NEB Yearbook 2016–2017
Réka Kiss, Zsolt Horváth (Editors)
2019. March 26.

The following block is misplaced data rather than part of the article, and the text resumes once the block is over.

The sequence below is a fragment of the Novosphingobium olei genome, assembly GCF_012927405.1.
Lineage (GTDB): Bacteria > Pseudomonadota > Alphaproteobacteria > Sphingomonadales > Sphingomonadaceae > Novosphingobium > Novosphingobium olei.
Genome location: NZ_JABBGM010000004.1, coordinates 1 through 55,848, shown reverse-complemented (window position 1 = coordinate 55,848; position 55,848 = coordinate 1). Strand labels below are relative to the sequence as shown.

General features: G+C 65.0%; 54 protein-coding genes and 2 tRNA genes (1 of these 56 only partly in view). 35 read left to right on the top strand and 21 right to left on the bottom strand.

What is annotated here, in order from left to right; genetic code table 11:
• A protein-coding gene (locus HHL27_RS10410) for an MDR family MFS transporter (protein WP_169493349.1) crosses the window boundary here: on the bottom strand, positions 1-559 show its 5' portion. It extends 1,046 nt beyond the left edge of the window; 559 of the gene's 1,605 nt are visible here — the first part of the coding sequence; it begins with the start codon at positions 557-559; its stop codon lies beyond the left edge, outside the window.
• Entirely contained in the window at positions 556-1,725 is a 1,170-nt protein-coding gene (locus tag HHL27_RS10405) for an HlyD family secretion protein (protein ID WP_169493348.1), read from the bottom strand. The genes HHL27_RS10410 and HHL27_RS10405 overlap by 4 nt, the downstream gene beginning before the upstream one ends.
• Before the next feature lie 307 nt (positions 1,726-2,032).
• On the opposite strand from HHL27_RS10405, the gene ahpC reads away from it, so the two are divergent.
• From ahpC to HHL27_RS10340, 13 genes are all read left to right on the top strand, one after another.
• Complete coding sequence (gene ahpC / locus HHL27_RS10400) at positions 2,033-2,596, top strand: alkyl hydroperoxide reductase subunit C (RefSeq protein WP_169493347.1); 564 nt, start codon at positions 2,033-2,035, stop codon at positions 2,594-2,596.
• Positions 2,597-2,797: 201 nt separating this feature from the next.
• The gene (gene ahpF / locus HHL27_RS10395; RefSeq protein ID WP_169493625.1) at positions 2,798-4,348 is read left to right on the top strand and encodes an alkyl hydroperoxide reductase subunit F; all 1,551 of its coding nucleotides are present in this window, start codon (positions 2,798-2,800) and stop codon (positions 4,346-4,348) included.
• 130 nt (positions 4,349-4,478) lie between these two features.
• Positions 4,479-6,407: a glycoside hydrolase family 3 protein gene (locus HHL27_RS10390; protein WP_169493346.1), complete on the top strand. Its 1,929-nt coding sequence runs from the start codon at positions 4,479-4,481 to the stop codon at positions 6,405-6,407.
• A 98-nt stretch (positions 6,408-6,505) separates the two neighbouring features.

Dear Reader, The Hungarian Committee of National Remembrance (Nemzeti Emlékezet Bizottsága, NEB) published its first yearbook in 2016, and now we proudly present our second one. Established by the Hungarian National Assembly in February 2014, the Committee was charged with the double task of scientific research and awareness raising. Beyond conducting systematic and comprehensive research on the communist dictatorship’s power mechanisms, key organizations, and cadre policy, and uncovering generations of individual and collective trauma, we also help preserve the memory of the dictatorship by informing public opinion on the subject and paying our respects to the victims of the Hungarian communist regime. The present volume provides an overview of the last two years of scientific research by the Committee, as well as the professional interests of the members of the Committee and our regular and contracted researchers. The studies presented in this yearbook are arranged in chronological order, and center around three major themes or avenues of research. The first group of studies focuses on certain aspects of the mechanisms of the Hungarian communist dictatorship. Gergely Krisztián Horváth provides an overview of the violent transformation of agricultural production between 1945 and the early 1960s, which led to the elimination of traditional peasant society as well as severe and lasting sociohistorical consequences. István Ötvös analyzes political trials in Hungary to demonstrate the strategic use of judicial instruments by communist leadership to achieve certain political objectives, which was a common practice in the dictatorial regimes of the Soviet Bloc. These also used methods beyond the law to oppress civil society, as shown by Barbara Bank’s overview of the history of internment, forced labor camps, and forced relocation in Hungary. Csaba Káli discusses the specificities of the communist cadre system, the recruitment of political functionaries, and the operation of the party apparatus in the “long” 1950s (from 1948 until the early 1960s). Anita M. Madarász presents another side of the dictatorial regime through a discussion of the early Cold War phase of British‒Hungarian cultural and diplomatic relations. István Simon gives an overview of the prison and detention agent networks of the political police in the Kádár era, which were special informant networks comprised of convicts and detainees who were recruited to carry out observation work at prisons and during political investigations. Gábor Szilágyi examines the history of legal and illegal financial aid to Western European communist parties, which was an integral part of the system’s working since one of its main traits was to support the political objectives of the Soviet Union. Lastly, Áron Máthé discusses the internal and external affairs of Hungary in the late 1960s with regard to Hungary’s participation in the August 1968 military occupation of Czechoslovakia, which was orchestrated by the Soviet Union to disrupt the Prague Spring reform process. The second group of studies focuses on one particular aspect of the communist dictatorship, the ideological struggle against religion in the form of the overt or covert persecution of the churches. From the very beginning, the atheistic communist party made significant efforts to eliminate religious traditions and their institutional framework, however, its objectives, strategies, and instruments might have changed over time. Due to the historical coexistence of several religious denominations in Hungary, analyzing the parallels and differences between the treatment and persecution of these churches provides an insight into the religious dimensions of communist oppression. In this volume, we included two case studies on the various aspects and correlations of communist church policy. Réka Kiss analyzes the political procedures initiated against the leaders of the Hungarian YMCA, the largest Protestant youth organization in Hungary to discuss the fluctuating objectives of, and state security involvement in communist policy towards churches and society; and Viktor Attila Soós reconstructs the murder case of János Brenner – a Catholic priest brutally murdered in 1957 for political reasons and beatified in 2018 as a martyr of the communist regime – and the relevant investigation and court procedures, which were deliberately derailed by the authorities to suppress the truth and protect the perpetrators. Finally, the third group of studies examines the history of the Hungarian Revolution of 1956, which is not only the most internationally well-known event of twentieth-century Hungarian history, but also constitutes an important chapter of the global history of the Cold War, as it marked the greatest challenge the Soviet Union had faced from its European satellite states. Although the Hungarian events of 1956 have been extensively discussed in national as well as international literature, the history of the revolution continues to raise open questions requiring further scientific scrutiny. In their studies, István Galambos and Martin Gulyás discuss the process of revolutionary self-organization and different types of spontaneously established democratic institutions by analyzing the operation of local revolutionary councils and workers’ councils, respectively. On the other hand, three studies focus on the reprisals following the Hungarian Revolution of 1956. Attila Szakolczai examines reprisal trials to analyze the logic of the investigation and court procedures, the specificities of the cooperation between the investigating and judicial bodies, and the political considerations and motives of communist leadership, while Kristóf Erdős and Gabriella Müller focus on two particular cases. Erdős examines the case of Lajos Gulyás, a Reformed pastor who was arrested, tried, and executed on false charges, and Müller discusses the trial of Géza Péch, a voluntary rescue driver who became involved in the rear-guard struggles of the Hungarian Revolution of 1956 as a liaison between different revolutionary groups. Since its establishment four years ago, the Committee of National Remembrance has organized a total of thirty-three national and international scientific conferences and published twenty-five volumes. The members and researchers of the Committee have also held approximately 400 national and international awareness-raising and scientific presentations, and compiled several online databases available to the general public. We trust that this yearbook will give our readers an account of the past two years of research by the Committee, which continues its commitment to historical research, analysis, and interpretations of the events of the recent past for a better understanding of the mechanisms of the Soviet system in Hungary and the international dimensions of the communist dictatorship.